3. John T. Floore Country Store is part of a select group of Texas venues with terrible acoustics and a long history of hosting some of the biggest names in country music. It also also has a café where the food is named after musicians, and you can try country fried steak or fried pickles. There are shows on Friday and Saturday nights during the conference, and every Sunday Floore’s hosts a free dance with live music.
  4. King William Historic District. Named after King Wilhelm I, King of Prussia, this area offers a neighborhood full of 19th-century mansions and the historic Guenther House Restaurant. Guenther House is built on a flour mill property and gets very busy for brunch on the weekends, but in the meantime you can stroll the grounds and peruse the store for pancake and waffle mixes to take home as souvenirs. This District is located at the opposite end of the Riverwalk from the convention center.
  5. Japanese Tea Garden. An interesting, peaceful haven not far from downtown.
  6. Ranch at the Rim. By special request, I checked into the best place to buy cowboy boots and the answer was Ranch at the Rim. They offer boots, hats, and western accessories at a variety of price points. Click here for a free boot care kit with purchase. Cabela’s is another, less local, option.
  7. San Antonio Spurs. Basketball fans can catch a home game versus the Phoenix Suns on Wednesday night or the Golden State Warriors on Friday night.
  8. Legendary San Marcos outlets. I usually seek cultural and historical destinations rather than shopping, but these are not your average outlets. There are high-end stores like Burberry and Barney’s New York, and with 140 stores, there is a lot of price competition to attract buyers with the best deals. I’ve found some truly incredible deals on quality items. Serious shoppers make a week-long vacation out of this place. Tip: Guest services will sell you a $5 coupon book entitling you to a single-use additional discount on your entire purchase at many stores. Student, teacher, and military IDs can get you this book for free.

Finally, a mini attraction: I’ve got a few things up my sleeve for this conference. One is a special Texas edition sticker, and the other is a Galaxy Gear smart watch! Look for me around the convention center to get your sticker and a futuristic watch-camera portrait.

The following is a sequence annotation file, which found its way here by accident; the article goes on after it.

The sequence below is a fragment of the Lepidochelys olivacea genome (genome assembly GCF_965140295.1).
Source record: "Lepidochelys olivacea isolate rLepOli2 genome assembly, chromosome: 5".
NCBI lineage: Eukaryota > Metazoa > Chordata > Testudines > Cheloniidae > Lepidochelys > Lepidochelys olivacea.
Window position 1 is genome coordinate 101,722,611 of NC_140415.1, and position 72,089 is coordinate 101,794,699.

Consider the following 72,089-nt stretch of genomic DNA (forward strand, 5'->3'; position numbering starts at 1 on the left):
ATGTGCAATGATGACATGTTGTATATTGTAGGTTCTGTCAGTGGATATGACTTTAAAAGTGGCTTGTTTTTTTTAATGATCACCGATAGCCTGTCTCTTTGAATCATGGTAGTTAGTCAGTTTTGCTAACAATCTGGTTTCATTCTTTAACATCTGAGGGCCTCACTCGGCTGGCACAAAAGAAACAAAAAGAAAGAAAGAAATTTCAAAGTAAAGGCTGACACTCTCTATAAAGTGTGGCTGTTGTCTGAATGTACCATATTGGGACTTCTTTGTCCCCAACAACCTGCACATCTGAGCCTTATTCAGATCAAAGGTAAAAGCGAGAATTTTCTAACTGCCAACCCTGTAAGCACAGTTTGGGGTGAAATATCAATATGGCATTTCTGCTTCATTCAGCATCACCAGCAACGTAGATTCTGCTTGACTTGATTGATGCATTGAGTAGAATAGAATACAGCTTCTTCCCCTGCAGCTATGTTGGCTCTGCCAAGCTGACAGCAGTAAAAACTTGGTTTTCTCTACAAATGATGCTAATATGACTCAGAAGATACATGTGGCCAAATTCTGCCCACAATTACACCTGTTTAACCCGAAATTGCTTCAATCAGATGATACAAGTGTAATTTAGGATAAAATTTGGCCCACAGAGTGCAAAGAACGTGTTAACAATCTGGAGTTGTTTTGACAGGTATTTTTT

Dallas interpreter technology

See you in San Antonio!

-Holly

Urgent: Act Now to Save Iraqi and Afghan Interpreters

For the past few days I’ve been trying to raise awareness of an urgent issue that touches on interpreting but is really a humanitarian issue: the September 30th expiration of the Special Immigrant Visa program. This program benefits U.S. allies, including Iraqi and Afghan interpreters who served the U.S. military.

In creating the program, Congress has recognized the need for these interpreters to receive visas. But, the application process is so lengthy and arbitrary that the program is about to close down with close to 80% of the visas left undistributed. Meanwhile, these interpreters are being targeted with violence and death threats for their role in the U.S. occupations. Some have already been killed. Many more live in hiding, unable to show their faces or support their families (read first-hand accounts of their experiences here). Setting aside my opinions on the wars, I strongly believe we must follow through on our promises to these interpreters.

Despite wide reporting of this critical issue in The New Yorker, The Washington Post, and NPR, the visa program is set to expire tomorrow.

There are a couple of actions you can take:

  1. Sign a petition asking the U.S. Congress to approve the Afghan Allies Protection Act (2013 petition: Sign a petition asking the U.S. Congress to extend the program)
  2. If you live in the United States, contact your congressional representatives directly. You can look them up on this site and be contacting them within a couple of screens. I believe this will be the most effective because the senators and representatives are able to see that you are from their state or district.

If you are just seeing this information and the deadline has already passed, I encourage you to still let your voice be heard so that your congressional representatives will know this issue matters to their constituents.

You can keep tabs on the issue by following The List Project or the Iraqi Refugee Assistance Project.

[Updated 10/28/14 with current links]